The Chelsea Road project was brought to a close at the promised public meeting held on Friday 20th March. The presentation of the second stage survey findings, “Chelsea Rd: Promoting & Enhancing Walking Access”, was led by three members of the Transition Bath team.
The report of the project’s first had been launched and published in January 2013 with a stall on Chelsea Road. The event and the hand out listed the aims – a place for positive investment to improve access for all living within a 10 minute walk and raising trader activity – and created positive.
The first survey return (33%) and this second return (28%) were drawn from questionnaires collected by the Transition Bath team from the 2200 households that are within a 10 minutes walk, and the 31 Chelsea Road traders.
At the meeting Dick Daniel outlined the results of the residents’ survey, highlighting that two of the seven proposals gained a majority of support: having two new crossings north of Chelsea Road and opening up the cemetery for walking and cycling routes. It was recognised that both of the initiatives would make it safer, easier and quicker for the wider community to access the shops in Chelsea Road. It was also noted that an official traffic count has shown that nearly 3000 vehicles a day pass along Chelsea Road.
Peter Metcalfe followed with the results of the traders’ survey. On the whole they were more reluctant about each of the proposals, but there was a similar pattern of support, as shown on a graph, for the two measures preferred by residents.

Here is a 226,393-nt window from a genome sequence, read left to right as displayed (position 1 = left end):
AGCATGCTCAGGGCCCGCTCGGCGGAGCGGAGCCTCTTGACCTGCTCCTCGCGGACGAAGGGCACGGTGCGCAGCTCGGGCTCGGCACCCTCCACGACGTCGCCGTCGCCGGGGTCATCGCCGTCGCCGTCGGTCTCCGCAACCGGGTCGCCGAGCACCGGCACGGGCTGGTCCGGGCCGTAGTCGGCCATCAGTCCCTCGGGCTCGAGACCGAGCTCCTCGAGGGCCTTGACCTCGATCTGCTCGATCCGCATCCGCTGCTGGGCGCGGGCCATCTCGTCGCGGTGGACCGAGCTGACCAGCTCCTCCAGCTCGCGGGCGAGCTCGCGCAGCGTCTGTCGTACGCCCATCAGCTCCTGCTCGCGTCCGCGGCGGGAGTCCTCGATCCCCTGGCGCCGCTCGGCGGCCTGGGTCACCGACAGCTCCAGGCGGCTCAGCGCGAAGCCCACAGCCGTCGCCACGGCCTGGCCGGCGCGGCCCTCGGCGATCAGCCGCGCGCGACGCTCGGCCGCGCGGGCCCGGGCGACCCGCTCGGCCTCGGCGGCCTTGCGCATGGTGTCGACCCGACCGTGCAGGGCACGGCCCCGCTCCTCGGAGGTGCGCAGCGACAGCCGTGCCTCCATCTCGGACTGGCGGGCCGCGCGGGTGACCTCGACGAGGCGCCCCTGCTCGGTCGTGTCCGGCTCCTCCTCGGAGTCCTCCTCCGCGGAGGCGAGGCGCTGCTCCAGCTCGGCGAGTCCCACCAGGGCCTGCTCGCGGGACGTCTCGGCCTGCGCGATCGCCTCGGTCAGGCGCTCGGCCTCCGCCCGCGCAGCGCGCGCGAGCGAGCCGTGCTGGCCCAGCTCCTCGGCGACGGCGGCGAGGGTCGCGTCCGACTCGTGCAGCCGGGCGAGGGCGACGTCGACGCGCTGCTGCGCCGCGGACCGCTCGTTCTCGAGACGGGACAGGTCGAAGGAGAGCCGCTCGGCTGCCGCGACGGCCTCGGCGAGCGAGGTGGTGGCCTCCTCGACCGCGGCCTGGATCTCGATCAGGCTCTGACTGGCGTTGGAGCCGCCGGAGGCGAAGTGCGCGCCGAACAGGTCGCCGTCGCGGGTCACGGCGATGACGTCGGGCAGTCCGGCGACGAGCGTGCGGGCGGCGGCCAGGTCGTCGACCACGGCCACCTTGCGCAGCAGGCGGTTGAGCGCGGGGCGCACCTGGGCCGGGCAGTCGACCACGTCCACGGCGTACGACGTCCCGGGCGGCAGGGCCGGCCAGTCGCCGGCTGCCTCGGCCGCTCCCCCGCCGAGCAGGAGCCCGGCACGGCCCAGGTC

Christopher Heward closed the evening by distributing post-it notes on which people could write positive ideas for how Chelsea Road could be further improved. This provided a constructive way to voice ideas and concerns. The post-it notes were collected and have been collated, the results are available via our website.
Initially some of the residents and traders at the meeting believed that the suggestions were changes that were going to be forced on the local community against their wishes. Some became heated and dismissive, whilst others expressed concern that they were unaware of aspects of the project. However, over the course of the evening, people seemed to become reassured that the Transition Bath group was primarily looking to make positive suggestions, and that it is now up to local people and the council and to take ideas forward.
The group wanted to make clear that this kind of research and consultation can be done, and used, for the many neighbourhood hubs around the city. Chelsea Road was chosen as representative of these hubs because it has a range of shops, a mixture of demographics and the potential for improvements to safety, convenience and surroundings, in encouraging more walking access.
Towards the end, some attendees explicitly thanked Transition Bath for the time and energy the team had put into the project. Whether or not people agreed with the ideas, they appreciated very much the time and effort to make Chelsea Road a better place.
The project has now come to a close, but we hope the reports and research findings can help the Chelsea Road’s traders, residents and the communities around Bath.
A complete summary of the project including survey results appears here.